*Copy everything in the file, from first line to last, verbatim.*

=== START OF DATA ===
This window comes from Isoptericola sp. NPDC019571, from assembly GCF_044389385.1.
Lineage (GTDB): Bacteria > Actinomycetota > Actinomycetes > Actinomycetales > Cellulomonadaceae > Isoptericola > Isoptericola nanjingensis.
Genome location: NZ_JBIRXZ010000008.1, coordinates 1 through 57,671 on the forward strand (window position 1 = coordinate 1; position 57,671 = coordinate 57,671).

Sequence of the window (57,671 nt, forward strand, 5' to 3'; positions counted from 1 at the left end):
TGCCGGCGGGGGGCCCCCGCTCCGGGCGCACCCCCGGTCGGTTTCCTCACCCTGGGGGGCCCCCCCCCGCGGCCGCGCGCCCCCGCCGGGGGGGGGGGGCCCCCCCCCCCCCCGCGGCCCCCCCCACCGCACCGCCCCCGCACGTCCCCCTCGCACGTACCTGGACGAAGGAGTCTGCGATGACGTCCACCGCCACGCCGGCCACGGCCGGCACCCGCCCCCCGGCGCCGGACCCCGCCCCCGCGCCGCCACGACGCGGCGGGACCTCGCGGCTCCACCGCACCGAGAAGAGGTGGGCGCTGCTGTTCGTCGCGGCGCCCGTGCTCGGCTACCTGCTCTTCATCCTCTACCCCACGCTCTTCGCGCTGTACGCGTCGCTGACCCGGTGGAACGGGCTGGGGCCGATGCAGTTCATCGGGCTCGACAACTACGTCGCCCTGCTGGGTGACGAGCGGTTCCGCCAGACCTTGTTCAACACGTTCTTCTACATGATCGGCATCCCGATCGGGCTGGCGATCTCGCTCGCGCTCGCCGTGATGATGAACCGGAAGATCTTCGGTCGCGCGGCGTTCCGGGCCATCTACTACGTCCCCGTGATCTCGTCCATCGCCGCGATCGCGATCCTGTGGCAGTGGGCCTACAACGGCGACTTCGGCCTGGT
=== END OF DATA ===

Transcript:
This window comes from Isoptericola sp. NPDC019571, from assembly GCF_044389385.1.
Lineage (GTDB): Bacteria > Actinomycetota > Actinomycetes > Actinomycetales > Cellulomonadaceae > Isoptericola > Isoptericola nanjingensis.
Genome location: NZ_JBIRXZ010000008.1, coordinates 1 through 57,671 on the forward strand (window position 1 = coordinate 1; position 57,671 = coordinate 57,671).

Sequence of the window (57,671 nt, forward strand, 5' to 3'; positions counted from 1 at the left end):
TGCCGGCGGGGGGCCCCCGCTCCGGGCGCACCCCCGGTCGGTTTCCTCACCCTGGGGGGCCCCCCCCCGCGGCCGCGCGCCCCCGCCGGGGGGGGGGGGCCCCCCCCCCCCCCGCGGCCCCCCCCACCGCACCGCCCCCGCACGTCCCCCTCGCACGTACCTGGACGAAGGAGTCTGCGATGACGTCCACCGCCACGCCGGCCACGGCCGGCACCCGCCCCCCGGCGCCGGACCCCGCCCCCGCGCCGCCACGACGCGGCGGGACCTCGCGGCTCCACCGCACCGAGAAGAGGTGGGCGCTGCTGTTCGTCGCGGCGCCCGTGCTCGGCTACCTGCTCTTCATCCTCTACCCCACGCTCTTCGCGCTGTACGCGTCGCTGACCCGGTGGAACGGGCTGGGGCCGATGCAGTTCATCGGGCTCGACAACTACGTCGCCCTGCTGGGTGACGAGCGGTTCCGCCAGACCTTGTTCAACACGTTCTTCTACATGATCGGCATCCCGATCGGGCTGGCGATCTCGCTCGCGCTCGCCGTGATGATGAACCGGAAGATCTTCGGTCGCGCGGCGTTCCGGGCCATCTACTACGTCCCCGTGATCTCGTCCATCGCCGCGATCGCGATCCTGTGGCAGTGGGCCTACAACGGCGACTTCGGCCTGGT